More than half the U.S. population uses smartphones and apps. And as the appetite for mobile information continues to grow, some Wyoming entrepreneurs are poised to cash in, for the sake of conservation. Wyoming Public Radio's Rebecca Huntington has more.
REBECCA HUNTINGTON: When Story Clark gets into her Prius, she doesn't just start her engine. She also revs up a new mobile app that she's developed with her business partner Madi Quissek.
STORY CLARK: So I'm hooking it up. It's TravelStorysGPS. The app is hands-free. And we're going to get going right now.
HUNTINGTON: Do you have to tell it where you're going?
CLARK: Yes, you can see the first screen to come up is your choice of tours.
HUNTINGTON: Clark selects Highway 22 from the town of Jackson over Teton Pass. The app also allows her to customize her tour by selecting a channel based on her interests.
CLARK: If you're interested in wildlife you can learn about the wildlife along this route, if you're interested in history you can learn about the history along the route. Just for kids is the third channel, and it's great for those bored kids in the backseat of the car.
HUNTINGTON: Clark picks local history. And as she drives toward Teton Pass, you can watch a little blue dot move along the map displayed on her smartphone. Small speech icons line the route indicating places where her GPS location will trigger a story, like this one.
AUDIO TOUR: In 1911, 12-year-old Garrett Hardeman came to Jackson Hole after emigrating from the Netherlands. He settled...
CLARK: And those stories come on automatically, hands free.
HUNTINGTON: Clark says there's huge demand for GPS-triggered audio tours. Clark is the first to admit that she doesn't have a background in building tech start-ups or developing mobile apps. What's driving her new venture is her background in conservation. Clark runs a national consulting business that helps conservation groups nationwide raise money.
CLARK: And the idea came to me when I was working with one of my clients, the Conservation Trust of North Carolina and we were standing on the Blue Ridge Parkway, it's the most visited national park unit in the United States. And cars and motorcycles were whipping by. Nobody was stopping at the turnouts. Nobody was connecting with the amazing scenery. And certainly nobody knew that the Conservation Trust of North Carolina had anything to do with protecting the views.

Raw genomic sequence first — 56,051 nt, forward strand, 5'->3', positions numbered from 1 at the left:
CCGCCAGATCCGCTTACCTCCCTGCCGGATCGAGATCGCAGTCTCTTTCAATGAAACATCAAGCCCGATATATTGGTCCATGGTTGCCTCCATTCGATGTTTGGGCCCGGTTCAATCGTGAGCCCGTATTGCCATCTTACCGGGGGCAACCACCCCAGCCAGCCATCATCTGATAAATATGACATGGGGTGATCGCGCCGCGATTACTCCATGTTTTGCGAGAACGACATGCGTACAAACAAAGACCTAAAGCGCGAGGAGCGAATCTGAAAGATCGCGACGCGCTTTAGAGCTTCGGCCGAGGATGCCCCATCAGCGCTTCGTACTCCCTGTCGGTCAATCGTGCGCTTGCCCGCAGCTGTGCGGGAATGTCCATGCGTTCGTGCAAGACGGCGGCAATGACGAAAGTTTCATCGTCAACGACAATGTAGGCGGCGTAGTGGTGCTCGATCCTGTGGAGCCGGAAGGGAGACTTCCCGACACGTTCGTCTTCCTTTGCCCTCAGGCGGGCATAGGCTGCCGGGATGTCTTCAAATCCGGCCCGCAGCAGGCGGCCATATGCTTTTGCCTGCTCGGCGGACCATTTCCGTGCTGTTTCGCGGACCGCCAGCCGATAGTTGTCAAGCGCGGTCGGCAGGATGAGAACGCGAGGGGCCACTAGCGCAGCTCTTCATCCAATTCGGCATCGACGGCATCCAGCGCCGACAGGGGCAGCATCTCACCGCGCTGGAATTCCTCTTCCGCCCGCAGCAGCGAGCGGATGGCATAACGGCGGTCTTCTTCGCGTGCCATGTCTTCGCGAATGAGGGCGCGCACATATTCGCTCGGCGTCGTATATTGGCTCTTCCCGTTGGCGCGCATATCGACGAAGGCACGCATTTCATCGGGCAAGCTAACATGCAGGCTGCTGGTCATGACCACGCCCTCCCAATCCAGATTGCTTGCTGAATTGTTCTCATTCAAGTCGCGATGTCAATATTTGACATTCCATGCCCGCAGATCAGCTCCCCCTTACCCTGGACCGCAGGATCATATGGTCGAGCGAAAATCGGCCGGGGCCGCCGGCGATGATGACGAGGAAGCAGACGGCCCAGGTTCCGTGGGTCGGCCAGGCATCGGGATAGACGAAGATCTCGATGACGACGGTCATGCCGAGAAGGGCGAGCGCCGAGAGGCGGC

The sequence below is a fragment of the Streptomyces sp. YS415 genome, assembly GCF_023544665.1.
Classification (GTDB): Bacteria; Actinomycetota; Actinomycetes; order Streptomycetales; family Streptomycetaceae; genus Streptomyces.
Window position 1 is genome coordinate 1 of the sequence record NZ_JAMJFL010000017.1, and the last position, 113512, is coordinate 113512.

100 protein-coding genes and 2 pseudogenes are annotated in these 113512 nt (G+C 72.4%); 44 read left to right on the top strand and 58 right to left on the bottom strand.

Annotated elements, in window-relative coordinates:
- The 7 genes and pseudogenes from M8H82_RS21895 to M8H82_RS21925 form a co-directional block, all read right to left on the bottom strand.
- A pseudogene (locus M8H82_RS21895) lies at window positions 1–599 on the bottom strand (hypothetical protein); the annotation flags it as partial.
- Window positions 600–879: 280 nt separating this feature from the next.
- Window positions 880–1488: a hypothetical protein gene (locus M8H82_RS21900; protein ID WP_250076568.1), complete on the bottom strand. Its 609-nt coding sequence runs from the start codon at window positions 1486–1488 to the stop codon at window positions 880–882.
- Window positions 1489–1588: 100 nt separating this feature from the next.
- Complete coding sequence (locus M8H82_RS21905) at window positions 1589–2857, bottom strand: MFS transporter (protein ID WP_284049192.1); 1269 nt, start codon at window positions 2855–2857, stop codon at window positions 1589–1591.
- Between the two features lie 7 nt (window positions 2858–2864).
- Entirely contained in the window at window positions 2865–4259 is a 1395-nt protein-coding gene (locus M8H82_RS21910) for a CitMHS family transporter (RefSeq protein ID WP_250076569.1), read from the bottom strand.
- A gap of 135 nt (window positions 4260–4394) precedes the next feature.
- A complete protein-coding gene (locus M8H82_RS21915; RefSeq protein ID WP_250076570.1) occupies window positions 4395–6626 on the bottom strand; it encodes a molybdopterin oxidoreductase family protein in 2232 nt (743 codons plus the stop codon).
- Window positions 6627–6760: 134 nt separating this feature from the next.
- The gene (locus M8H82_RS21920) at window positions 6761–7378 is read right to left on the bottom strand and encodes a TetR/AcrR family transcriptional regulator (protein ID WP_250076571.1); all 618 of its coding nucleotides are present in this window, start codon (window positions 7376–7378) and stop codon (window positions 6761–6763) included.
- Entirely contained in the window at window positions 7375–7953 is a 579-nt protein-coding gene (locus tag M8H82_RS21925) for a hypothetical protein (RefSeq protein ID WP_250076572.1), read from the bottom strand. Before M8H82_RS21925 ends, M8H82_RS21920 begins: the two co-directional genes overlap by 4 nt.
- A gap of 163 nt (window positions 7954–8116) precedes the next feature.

HUNTINGTON: Clark realized that if she wanted to make a difference, she'd have to get inside people's cars and inside their motorcycle helmets.
CLARK: This is before GPS was even on phones, let's see if we could get into people's cars onto the phones and tell them the stories that they were missing.
HUNTINGTON: Conservation success stories like the one that preserved the picturesque Hardeman Ranch, where open space still graces a nearly, century-old gothic barn.
AUDIO TOUR: Picture the barn alive with animals and people and bang of the auctioneer's gavel rising over the murmur of bids for the Hardeman's purebred Hereford cattle. The Jackson Hole Land Trust worked with the Hardemans and the community to protect the town's rural character and pastoral views. They spearheaded...
HUNTINGTON: As drivers enjoy the landscape, they can, with a few clicks of their smartphone or tablet, now make a direct five-dollar donation to the Land Trust.
CLARK: I really felt there was a disconnect between tourists coming to a place, enjoying it, loving the beautiful scenery and having no connection with the organizations that have worked so hard to conserve and continue to work hard to conserve the landscape that the tourists enjoy.
HUNTINGTON: As Clark's company continues to fine-tune the app, the list of possible clients continues to grow. She's already getting lots of interest from colleges, art galleries and historical societies.
CLARK: We're in conversations with the State Historic Preservation Office in Cheyenne to tell some of the amazing history stories around the state. TravelStorys GPS is rolling out new audio tours for the Jackson Hole Airport and a downtown walking tour of Jackson.
HUNTINGTON: But there is a notable hurdle.
CLARK: We need money.
HUNTINGTON: The company is now shopping for investors to pay for hiring more staff and scaling up production. Clark wants to be poised to respond to an increasingly mobile marketplace. One where she expects consumers to turn away from computers in favor of mobile devices that can deliver information-on-the-go. For Wyoming Public Radio, I'm Rebecca Huntington in Jackson.